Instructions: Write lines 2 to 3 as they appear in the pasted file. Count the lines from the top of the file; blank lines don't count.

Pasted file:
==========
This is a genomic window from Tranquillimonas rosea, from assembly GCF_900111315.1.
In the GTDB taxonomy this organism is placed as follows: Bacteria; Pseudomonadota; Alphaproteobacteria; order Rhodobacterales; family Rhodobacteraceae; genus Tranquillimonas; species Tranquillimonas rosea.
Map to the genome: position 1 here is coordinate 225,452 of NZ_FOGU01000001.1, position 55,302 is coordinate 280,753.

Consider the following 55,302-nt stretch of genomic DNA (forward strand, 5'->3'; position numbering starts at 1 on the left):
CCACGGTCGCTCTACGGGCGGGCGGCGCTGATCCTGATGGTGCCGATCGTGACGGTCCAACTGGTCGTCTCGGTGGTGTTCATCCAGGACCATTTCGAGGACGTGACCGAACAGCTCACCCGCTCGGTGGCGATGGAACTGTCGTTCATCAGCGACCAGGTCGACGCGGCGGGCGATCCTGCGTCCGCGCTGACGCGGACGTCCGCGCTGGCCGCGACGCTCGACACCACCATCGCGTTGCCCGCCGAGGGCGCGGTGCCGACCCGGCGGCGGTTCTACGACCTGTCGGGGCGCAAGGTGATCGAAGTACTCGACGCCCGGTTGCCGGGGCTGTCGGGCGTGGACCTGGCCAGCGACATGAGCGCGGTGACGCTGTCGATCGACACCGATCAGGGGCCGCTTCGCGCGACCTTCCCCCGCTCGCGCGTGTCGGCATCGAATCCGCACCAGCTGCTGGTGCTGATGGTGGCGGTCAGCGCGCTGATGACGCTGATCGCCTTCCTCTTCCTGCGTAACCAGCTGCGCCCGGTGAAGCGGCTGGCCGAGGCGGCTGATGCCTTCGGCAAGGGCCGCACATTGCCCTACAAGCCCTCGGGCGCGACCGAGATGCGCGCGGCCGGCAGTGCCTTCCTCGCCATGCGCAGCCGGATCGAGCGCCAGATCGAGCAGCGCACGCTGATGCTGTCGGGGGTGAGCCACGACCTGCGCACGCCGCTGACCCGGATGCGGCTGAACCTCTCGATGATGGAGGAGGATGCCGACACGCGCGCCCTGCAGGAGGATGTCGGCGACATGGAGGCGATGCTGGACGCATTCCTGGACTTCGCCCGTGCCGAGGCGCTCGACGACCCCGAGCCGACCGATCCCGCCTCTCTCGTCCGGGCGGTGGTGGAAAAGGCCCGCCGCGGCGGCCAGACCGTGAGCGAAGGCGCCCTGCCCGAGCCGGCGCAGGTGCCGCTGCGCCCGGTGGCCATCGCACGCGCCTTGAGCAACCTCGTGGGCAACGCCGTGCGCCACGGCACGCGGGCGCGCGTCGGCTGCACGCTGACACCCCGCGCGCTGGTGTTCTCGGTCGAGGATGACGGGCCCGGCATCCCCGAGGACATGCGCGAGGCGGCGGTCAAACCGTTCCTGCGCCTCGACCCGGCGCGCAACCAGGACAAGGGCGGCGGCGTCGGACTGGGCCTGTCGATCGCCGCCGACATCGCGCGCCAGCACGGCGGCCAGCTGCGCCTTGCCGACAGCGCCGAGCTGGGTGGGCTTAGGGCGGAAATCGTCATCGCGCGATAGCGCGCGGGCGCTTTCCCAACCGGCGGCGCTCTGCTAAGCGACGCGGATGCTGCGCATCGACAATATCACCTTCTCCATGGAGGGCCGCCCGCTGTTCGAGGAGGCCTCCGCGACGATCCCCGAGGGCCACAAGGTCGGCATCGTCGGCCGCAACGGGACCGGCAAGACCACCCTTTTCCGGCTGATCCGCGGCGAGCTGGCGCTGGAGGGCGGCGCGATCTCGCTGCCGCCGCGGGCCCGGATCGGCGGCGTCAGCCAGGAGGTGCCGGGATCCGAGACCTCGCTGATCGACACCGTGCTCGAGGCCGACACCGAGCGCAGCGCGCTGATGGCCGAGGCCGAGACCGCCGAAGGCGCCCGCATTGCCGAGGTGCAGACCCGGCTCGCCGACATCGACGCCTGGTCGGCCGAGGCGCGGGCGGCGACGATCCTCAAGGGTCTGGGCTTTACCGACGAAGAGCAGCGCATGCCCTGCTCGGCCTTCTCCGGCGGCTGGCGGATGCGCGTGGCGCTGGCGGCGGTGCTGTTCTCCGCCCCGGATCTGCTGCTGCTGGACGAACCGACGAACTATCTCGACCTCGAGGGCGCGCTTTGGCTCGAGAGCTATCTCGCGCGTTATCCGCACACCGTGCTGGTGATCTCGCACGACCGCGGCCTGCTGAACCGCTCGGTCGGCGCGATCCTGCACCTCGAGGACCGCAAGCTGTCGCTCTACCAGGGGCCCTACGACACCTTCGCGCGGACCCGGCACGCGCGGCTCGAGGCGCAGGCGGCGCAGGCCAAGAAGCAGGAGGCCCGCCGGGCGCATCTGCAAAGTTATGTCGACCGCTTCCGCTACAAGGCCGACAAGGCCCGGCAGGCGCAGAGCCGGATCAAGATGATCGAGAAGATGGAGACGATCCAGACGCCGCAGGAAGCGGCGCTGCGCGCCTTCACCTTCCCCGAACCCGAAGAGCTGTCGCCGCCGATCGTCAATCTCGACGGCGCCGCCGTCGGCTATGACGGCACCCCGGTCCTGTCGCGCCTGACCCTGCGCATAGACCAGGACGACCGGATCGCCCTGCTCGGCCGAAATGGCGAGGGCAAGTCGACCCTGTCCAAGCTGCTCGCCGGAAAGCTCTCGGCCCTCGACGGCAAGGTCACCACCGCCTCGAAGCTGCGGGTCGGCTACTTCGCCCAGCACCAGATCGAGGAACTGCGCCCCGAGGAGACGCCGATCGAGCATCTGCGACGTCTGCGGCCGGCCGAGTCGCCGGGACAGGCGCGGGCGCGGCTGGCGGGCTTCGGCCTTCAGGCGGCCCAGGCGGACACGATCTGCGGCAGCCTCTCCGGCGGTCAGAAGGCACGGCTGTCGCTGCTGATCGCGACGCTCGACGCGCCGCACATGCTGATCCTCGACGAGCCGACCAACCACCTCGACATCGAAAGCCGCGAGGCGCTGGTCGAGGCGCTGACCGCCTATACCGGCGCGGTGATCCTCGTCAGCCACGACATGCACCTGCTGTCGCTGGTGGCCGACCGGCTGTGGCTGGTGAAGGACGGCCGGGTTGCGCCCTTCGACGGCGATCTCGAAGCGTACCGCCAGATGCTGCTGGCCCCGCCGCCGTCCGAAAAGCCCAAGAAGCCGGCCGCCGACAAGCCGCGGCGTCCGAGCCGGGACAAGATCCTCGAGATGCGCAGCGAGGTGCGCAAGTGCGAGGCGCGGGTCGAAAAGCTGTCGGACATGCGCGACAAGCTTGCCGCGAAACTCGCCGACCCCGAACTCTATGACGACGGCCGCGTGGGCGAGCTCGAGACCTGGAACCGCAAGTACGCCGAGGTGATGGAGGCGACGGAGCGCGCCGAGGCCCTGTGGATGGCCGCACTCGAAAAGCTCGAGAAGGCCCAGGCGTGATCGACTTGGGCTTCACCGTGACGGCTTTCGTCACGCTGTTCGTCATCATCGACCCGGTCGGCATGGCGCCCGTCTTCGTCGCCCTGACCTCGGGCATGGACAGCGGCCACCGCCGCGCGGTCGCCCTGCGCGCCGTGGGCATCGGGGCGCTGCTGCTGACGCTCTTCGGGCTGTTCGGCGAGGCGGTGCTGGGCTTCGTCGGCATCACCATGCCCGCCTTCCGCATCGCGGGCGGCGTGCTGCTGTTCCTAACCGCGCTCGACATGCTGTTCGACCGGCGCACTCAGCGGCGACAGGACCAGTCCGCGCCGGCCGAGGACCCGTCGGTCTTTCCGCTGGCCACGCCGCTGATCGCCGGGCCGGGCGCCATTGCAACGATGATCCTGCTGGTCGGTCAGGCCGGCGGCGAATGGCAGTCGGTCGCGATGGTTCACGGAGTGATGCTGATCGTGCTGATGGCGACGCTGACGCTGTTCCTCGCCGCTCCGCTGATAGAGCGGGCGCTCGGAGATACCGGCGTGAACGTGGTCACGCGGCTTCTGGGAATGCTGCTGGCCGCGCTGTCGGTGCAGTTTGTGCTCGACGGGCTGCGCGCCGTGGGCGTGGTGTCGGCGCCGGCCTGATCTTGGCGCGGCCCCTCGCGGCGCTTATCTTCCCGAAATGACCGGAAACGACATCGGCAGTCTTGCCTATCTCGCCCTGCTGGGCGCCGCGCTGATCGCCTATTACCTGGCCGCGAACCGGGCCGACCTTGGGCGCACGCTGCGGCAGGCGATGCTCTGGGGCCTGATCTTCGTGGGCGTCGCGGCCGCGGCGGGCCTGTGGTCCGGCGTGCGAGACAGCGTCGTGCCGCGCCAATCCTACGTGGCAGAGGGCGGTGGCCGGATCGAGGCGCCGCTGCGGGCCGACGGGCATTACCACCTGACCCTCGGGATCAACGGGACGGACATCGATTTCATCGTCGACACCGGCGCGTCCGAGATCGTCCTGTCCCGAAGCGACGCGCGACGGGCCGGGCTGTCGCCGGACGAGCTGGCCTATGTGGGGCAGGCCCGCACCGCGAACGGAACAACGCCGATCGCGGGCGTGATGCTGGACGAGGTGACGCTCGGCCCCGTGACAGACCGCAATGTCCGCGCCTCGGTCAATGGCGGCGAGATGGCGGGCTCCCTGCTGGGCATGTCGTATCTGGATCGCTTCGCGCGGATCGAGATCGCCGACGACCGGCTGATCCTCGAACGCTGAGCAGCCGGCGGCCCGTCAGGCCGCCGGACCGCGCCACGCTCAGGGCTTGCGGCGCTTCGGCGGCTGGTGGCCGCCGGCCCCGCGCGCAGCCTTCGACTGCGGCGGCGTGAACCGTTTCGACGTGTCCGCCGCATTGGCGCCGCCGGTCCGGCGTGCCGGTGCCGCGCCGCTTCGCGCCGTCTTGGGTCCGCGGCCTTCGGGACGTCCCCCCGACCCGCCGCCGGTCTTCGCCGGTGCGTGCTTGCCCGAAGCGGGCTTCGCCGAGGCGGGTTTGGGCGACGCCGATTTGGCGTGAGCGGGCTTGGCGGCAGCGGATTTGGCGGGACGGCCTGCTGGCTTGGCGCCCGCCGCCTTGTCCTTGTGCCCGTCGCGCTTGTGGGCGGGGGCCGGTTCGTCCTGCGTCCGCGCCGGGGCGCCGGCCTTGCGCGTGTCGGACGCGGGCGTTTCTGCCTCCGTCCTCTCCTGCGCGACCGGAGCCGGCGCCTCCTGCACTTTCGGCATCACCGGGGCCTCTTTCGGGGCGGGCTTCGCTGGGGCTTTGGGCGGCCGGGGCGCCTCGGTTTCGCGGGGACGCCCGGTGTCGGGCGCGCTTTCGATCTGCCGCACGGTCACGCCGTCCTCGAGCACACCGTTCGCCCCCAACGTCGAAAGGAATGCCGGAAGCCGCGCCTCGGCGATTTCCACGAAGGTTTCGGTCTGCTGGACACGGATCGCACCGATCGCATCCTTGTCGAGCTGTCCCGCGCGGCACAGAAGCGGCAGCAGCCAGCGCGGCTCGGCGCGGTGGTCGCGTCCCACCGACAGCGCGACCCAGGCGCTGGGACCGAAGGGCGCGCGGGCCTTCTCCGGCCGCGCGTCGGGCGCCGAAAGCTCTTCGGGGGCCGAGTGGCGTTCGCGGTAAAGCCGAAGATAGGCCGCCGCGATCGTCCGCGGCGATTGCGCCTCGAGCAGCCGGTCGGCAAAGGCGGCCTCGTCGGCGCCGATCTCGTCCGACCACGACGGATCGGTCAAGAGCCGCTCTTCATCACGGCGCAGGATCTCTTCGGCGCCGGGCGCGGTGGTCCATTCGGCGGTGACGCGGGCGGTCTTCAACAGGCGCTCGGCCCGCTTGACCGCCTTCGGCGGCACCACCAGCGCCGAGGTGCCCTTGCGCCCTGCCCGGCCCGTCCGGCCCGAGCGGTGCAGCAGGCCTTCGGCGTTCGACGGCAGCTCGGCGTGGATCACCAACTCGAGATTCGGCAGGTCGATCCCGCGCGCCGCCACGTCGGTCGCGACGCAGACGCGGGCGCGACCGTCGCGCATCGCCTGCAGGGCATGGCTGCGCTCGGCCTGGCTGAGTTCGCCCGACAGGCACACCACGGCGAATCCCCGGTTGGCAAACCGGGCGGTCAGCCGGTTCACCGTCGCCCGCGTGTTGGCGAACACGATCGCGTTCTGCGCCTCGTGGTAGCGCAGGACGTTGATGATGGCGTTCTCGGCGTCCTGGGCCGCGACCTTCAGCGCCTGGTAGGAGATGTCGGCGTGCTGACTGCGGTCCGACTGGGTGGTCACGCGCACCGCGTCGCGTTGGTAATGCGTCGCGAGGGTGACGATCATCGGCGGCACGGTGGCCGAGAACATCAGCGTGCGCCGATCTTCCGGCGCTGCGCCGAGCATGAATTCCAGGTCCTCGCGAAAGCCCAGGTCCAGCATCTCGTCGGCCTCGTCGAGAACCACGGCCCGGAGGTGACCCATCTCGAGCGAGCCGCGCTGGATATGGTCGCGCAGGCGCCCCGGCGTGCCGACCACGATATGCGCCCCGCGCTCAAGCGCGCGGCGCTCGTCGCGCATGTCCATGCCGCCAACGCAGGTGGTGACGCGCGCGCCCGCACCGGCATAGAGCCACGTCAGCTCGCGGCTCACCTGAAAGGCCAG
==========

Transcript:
In the GTDB taxonomy this organism is placed as follows: Bacteria; Pseudomonadota; Alphaproteobacteria; order Rhodobacterales; family Rhodobacteraceae; genus Tranquillimonas; species Tranquillimonas rosea.
Map to the genome: position 1 here is coordinate 225,452 of NZ_FOGU01000001.1, position 55,302 is coordinate 280,753.